You can do a ton of research to find just the right tool storage solution for a particular need. You can read reviews, ask questions, and talk to other people who have used similar solutions. When you finally do make a choice, you are expecting that storage solution to deliver as advertised. So here’s a question: is security something you consider before you buy?
We live in a day and age in which just about anything is for sale on the black market. Hand tools are especially lucrative, given how much they go for brand-new. That makes tools a target for thieves who understand what an opportunity they represent. This is why security needs to be part of the purchasing equation.
Ask the University of Arizona
We will not bore you with a lengthy list of stories detailing stolen tools. But we will give you one example by way of the University of Arizona.
Your typical college campus is supposed to be a safe place, right? Well think again. A technician at the University of Arizona Art Building recently reported the theft of two electric drills and their batteries to local police.
It turns out that the stolen items were taken from a lab that is left open during the day but secured once classes are over. Unfortunately, the tools used in the lab are not secured. This created the perfect opportunity for someone to walk in – on two separate occasions – and take what they wanted.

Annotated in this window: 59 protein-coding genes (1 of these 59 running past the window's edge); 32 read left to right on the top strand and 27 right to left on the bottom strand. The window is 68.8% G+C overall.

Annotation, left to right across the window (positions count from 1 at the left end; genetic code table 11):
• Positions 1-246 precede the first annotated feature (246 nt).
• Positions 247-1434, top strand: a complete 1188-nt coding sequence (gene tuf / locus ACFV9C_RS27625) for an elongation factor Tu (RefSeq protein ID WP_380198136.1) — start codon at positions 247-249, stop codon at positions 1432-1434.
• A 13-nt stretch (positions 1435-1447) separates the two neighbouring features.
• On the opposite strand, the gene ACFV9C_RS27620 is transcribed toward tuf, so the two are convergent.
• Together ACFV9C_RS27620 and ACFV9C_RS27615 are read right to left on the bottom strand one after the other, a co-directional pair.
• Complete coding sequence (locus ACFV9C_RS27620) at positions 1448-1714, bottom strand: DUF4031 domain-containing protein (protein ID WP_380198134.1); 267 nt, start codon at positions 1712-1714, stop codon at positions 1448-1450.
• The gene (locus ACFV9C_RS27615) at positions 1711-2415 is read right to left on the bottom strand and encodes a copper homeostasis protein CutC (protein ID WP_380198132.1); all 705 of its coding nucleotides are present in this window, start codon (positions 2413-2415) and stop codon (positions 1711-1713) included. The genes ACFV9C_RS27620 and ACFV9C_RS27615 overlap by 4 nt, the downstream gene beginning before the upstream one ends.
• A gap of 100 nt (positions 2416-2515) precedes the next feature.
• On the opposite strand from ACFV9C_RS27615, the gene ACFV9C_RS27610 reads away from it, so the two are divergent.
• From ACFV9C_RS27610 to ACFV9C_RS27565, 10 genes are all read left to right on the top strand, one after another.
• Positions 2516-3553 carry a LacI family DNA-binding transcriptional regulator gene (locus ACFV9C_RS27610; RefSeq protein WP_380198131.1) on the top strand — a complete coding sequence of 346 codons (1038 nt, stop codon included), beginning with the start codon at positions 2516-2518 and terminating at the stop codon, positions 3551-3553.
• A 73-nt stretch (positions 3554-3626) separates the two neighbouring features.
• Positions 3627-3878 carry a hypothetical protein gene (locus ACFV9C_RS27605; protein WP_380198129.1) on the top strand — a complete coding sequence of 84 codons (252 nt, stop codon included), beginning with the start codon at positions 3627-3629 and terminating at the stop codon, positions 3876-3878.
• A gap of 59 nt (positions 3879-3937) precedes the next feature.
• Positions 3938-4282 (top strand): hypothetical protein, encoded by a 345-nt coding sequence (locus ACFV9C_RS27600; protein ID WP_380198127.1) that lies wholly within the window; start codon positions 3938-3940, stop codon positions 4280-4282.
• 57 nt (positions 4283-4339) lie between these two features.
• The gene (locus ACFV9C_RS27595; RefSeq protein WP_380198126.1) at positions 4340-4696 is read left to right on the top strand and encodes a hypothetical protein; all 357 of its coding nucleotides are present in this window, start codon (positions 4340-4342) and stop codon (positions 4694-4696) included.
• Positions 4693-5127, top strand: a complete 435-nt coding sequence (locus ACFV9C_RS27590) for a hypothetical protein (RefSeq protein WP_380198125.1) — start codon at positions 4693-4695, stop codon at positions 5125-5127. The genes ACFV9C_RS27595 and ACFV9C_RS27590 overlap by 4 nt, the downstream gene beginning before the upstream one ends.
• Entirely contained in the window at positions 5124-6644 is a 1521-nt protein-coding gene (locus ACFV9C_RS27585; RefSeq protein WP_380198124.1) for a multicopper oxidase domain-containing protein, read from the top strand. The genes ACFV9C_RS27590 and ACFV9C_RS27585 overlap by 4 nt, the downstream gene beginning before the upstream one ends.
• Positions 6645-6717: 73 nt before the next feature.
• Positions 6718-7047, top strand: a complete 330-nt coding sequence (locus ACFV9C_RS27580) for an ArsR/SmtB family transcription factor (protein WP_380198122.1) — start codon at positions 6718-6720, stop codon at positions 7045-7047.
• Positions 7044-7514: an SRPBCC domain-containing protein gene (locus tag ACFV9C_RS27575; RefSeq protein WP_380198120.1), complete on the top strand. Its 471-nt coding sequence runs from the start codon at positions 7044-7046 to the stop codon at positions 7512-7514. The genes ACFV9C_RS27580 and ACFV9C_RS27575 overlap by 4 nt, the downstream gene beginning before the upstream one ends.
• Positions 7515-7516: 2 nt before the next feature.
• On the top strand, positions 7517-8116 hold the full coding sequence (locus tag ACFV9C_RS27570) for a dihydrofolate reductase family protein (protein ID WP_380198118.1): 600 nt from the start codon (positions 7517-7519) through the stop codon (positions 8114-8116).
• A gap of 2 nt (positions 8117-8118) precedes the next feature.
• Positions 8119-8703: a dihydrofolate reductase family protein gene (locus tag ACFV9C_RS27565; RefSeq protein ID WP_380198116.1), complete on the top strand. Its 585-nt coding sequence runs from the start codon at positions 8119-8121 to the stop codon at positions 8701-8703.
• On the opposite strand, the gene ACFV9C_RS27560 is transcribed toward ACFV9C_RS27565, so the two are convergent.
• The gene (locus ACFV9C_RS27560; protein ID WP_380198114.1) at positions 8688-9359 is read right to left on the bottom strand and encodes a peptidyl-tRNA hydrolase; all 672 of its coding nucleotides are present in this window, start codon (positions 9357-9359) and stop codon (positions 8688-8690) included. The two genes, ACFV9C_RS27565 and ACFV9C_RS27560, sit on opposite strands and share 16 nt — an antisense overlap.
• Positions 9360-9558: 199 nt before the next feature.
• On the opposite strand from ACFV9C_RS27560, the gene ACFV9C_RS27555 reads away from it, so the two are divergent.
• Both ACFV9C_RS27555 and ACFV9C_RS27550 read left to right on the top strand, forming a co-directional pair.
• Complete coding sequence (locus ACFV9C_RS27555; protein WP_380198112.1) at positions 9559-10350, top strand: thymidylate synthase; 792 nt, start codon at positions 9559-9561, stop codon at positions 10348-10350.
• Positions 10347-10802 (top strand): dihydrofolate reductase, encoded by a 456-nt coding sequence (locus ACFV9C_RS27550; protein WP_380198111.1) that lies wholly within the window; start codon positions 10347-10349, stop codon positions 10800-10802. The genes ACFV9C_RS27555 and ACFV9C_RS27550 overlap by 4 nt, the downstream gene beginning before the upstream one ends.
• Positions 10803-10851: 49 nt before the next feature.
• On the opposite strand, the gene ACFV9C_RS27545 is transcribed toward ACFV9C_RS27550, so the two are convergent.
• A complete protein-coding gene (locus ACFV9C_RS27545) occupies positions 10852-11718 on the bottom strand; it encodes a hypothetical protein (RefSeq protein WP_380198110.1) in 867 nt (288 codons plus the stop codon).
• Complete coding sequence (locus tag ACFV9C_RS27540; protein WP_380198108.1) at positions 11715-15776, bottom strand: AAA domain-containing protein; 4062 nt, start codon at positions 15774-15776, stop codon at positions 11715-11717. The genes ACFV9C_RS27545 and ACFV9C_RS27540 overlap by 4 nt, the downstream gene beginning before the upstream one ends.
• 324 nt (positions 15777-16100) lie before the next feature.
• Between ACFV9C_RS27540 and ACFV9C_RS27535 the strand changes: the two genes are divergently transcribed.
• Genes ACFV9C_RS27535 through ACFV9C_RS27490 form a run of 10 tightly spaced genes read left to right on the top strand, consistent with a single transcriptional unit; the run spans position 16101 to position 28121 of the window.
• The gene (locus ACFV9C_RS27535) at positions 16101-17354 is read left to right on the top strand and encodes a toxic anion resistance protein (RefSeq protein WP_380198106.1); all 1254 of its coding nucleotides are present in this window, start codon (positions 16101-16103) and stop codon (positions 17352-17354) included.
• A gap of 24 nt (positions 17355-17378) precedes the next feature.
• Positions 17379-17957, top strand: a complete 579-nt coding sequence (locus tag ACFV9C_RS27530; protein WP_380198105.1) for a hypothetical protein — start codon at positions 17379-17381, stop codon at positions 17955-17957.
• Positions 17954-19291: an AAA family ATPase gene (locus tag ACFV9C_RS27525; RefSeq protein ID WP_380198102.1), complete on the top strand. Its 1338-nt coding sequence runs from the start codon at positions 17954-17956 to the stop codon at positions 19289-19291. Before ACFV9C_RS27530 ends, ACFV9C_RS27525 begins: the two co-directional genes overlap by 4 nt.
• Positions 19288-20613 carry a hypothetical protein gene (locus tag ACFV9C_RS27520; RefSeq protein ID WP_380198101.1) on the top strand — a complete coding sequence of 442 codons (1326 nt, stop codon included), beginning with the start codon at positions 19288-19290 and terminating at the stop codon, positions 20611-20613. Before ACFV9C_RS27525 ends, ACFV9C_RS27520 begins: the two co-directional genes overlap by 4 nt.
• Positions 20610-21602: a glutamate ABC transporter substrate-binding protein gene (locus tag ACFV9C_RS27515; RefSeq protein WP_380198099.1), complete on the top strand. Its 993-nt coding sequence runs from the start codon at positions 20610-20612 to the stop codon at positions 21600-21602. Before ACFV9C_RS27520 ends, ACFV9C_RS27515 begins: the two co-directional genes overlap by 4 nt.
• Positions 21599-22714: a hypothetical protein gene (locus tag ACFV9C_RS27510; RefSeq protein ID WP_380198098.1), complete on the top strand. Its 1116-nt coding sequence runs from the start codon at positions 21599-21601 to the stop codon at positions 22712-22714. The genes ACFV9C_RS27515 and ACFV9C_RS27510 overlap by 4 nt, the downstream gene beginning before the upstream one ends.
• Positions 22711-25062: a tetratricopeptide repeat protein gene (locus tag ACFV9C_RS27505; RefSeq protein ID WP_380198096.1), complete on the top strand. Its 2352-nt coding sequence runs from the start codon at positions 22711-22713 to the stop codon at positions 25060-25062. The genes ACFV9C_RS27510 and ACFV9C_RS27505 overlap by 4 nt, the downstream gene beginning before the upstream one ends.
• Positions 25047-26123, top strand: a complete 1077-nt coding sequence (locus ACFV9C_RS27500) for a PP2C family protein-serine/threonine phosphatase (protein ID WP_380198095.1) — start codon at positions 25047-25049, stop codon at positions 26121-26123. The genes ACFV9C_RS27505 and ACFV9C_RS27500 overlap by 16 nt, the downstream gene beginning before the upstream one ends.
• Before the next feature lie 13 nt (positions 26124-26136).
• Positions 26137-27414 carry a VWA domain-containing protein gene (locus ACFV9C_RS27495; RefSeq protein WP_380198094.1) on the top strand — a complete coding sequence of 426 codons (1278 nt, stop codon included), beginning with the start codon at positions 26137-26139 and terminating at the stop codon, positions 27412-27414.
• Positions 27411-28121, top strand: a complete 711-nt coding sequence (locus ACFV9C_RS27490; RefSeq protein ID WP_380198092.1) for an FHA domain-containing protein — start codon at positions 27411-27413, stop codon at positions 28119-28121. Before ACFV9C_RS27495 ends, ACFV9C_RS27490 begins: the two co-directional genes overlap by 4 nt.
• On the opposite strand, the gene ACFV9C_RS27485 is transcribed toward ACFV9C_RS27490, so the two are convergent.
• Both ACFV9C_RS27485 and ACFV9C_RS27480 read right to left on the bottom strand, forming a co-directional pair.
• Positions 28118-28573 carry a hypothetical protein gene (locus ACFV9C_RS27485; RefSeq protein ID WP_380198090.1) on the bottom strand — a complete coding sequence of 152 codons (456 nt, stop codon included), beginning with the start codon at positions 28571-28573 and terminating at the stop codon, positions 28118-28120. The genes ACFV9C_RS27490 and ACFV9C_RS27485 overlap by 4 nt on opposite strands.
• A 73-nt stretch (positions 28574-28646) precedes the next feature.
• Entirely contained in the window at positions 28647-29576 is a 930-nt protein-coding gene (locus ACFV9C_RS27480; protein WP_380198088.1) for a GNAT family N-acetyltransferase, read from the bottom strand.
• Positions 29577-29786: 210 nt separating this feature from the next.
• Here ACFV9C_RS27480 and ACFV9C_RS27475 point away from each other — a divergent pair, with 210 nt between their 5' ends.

Unfortunately for the university, the two drills and their batteries were valued at some $700. That is a steep price to pay for making tools accessible to just about anyone. Furthermore, it’s a safe bet that this theft is not an isolated incident. There are probably a lot of other things that are stolen but never reported.
Secure Your Tools and Tool Boxes
For our purposes, the idea of security covers both tools and tool boxes. Beginning with the former, the common-sense thing to do when buying tool storage solutions is to buy boxes and cabinets that you can lock. Whether they have built-in locks or clasps capable of accepting combination locks or padlocks, there really is no excuse for having an insecure toolbox.
Locks will not stop thieves who are intent on stealing, but that’s not the point. Most instances of petty theft are crimes of opportunity. The idea behind locking up your tools is to make such crimes as difficult as possible. If there is any risk that a thief might be caught by making noise or taking too much time, he or she will probably not bother trying.
As for your tool boxes, they need to be secured as well. A smaller box that can be carried away by hand should never be left unattended even if it has a lock. Otherwise, a thief can make off with your tool box and then make all the noise he/she wants when he/she gets it home.
Larger boxes need to be secured in place by some external means. If you have a rolling cabinet on casters for example, you should have a way to chain it to the wall or around a support beam. If you have a toolbox in the back of a pickup truck, it should be bolted to the bed or frame.
Once again, the point here is to slow down the thief. Make it as difficult for him or her to get what he/she wants quickly and quietly, and he/she’s likely to go find a softer target.
Hand tools are valuable on the black market. As such, they are targets for opportunistic thieves. Don’t be a victim by leaving your tools in boxes unsecured. Instead, take the necessary steps to keep thieves at bay.
The Daily Wildcat – http://www.wildcat.arizona.edu/article/2018/03/n-pobeat